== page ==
Finance Globe

U.S. financial and economic topics from several finance writers.
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The Student's Guide to Banking

Avoid overdraft fees and Non-Sufficient Funds (NSF) charges.
Carefully tracking your balance is essential to good checking account management. One mathematical error or simply forgetting to document all check and debit transactions can lead to costly problems.

A bad check or an automatic payment that you forgot you signed up for can easily cost you several times more than the typical $30 overdraft or Non-Sufficient Funds (NSF) charge. Many merchants or service providers will try to run the payment again if the funds are not available the first (or second, or third) time.

That means you can be charged a fee for each time the payment is submitted to the financial institution - by both the payee and your bank. And when those costly fees drain your checking account, it can set you up for more bad payments and more fees. This can become a very expensive mistake!

Some financial institutions offer a one-time overdraft forgiveness for student accounts. They understand that students are relatively new to managing their finances and that mistakes can happen. This is a great feature, but avoid intentionally using it. You just may need it for real someday.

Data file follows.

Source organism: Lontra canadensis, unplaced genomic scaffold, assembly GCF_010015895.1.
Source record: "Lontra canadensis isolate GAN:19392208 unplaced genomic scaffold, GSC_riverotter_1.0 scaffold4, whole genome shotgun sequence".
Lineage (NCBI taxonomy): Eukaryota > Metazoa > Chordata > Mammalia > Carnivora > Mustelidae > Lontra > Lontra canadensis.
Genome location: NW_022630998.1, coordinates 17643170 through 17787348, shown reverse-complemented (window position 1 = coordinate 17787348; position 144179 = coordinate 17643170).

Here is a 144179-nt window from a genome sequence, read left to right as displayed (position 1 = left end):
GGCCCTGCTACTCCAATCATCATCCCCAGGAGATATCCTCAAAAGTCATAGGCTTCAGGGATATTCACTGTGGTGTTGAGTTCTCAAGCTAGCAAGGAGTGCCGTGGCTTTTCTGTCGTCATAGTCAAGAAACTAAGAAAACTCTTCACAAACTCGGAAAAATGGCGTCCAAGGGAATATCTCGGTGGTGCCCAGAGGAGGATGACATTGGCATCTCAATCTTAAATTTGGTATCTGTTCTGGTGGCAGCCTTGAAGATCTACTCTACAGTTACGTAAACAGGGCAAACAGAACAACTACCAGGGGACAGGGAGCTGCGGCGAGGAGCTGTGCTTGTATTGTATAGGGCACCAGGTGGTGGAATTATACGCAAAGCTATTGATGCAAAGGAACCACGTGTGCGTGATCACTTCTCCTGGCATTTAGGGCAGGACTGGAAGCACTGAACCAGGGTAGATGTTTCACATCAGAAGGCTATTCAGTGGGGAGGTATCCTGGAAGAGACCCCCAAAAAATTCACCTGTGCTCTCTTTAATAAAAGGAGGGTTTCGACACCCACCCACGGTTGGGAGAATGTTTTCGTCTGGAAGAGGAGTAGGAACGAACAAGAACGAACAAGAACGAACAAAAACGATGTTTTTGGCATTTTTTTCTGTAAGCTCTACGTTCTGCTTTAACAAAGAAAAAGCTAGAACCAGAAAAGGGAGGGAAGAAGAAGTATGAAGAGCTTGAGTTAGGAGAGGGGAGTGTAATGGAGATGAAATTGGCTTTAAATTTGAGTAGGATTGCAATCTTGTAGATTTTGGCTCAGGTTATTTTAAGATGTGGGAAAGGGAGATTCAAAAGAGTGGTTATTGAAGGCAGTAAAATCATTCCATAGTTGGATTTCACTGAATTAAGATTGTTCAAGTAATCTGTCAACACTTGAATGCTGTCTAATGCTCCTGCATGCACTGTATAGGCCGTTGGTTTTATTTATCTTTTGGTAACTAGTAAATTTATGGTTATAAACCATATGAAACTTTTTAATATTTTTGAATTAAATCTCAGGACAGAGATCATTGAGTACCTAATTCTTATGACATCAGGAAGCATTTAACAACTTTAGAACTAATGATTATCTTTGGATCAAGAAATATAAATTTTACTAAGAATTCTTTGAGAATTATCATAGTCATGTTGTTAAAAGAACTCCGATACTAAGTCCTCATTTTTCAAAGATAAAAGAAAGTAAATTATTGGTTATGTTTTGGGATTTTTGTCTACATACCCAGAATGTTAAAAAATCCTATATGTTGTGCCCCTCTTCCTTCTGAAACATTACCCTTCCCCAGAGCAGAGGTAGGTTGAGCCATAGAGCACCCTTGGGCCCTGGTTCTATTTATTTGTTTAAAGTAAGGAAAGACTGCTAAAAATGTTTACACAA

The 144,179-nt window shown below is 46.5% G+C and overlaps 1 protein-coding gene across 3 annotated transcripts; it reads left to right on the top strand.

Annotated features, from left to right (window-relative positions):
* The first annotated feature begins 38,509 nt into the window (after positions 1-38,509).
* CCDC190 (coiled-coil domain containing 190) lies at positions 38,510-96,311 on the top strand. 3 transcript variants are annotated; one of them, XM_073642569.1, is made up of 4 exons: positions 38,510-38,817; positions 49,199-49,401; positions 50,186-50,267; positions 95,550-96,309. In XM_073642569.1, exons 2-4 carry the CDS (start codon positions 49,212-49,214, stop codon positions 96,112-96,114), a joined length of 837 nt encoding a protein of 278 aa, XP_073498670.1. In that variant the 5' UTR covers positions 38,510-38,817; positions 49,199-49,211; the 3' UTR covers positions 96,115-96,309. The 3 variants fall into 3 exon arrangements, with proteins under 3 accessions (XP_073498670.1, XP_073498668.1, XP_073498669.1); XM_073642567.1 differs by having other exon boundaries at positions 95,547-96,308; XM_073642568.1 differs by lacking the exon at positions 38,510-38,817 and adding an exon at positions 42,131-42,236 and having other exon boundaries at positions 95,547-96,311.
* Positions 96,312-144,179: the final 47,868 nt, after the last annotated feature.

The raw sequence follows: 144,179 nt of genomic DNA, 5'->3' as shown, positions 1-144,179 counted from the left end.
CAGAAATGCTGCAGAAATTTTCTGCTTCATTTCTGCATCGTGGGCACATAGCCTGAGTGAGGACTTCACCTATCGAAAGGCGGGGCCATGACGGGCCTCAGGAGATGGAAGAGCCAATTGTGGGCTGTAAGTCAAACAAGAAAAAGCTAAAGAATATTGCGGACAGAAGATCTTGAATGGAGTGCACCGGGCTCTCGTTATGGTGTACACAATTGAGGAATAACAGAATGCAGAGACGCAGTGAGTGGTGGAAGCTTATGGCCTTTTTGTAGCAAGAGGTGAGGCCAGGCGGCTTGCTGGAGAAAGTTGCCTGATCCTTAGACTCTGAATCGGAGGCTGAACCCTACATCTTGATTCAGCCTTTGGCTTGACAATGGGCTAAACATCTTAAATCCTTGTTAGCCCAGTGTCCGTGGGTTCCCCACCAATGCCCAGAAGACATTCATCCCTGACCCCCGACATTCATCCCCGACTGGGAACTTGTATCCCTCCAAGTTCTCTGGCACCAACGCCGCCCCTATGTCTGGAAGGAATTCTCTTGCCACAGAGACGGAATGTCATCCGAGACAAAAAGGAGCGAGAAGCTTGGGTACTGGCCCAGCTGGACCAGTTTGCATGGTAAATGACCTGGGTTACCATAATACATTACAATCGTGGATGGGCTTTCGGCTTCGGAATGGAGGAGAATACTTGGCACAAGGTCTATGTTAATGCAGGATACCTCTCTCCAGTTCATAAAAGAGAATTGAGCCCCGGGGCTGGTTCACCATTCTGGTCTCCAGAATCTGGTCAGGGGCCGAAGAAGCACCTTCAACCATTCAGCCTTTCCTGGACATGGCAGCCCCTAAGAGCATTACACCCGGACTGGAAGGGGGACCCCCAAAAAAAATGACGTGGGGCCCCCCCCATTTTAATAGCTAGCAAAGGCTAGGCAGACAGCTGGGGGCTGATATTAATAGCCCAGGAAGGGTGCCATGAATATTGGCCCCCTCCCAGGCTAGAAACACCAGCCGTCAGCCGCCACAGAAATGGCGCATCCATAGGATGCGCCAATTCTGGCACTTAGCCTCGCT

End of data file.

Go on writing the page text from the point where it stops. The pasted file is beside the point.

Keep track of all transactions and make sure you have the funds to cover new transactions.
Balancing a checkbook is a little more complicated now than it was when you could only pay with a paper check and all your transaction were recorded for you on the duplicate.

These days, you can access funds in your checking account through electronic transfer, debit card, paper check, electronic check, ATM withdrawals, and automatic payments. More choices in how to pay means more convenience, but it also leaves more room to forget something and risk over-drawing your account.

Don't write checks or use your debit card unless your account has the funds to cover the transaction. You may be surprised at how quickly transactions are processed - and overdraft fees are assessed - if you think you can write a check today because tomorrow is payday.

Know your financial institution's policy on how long it takes for deposits to be available for withdrawal. Paychecks are usually credited to your account the same day, but some deposits may not be credited immediately. Out-of-state checks may take as long as ten days to post to your account - something to keep in mind if you receive regular checks from your folks.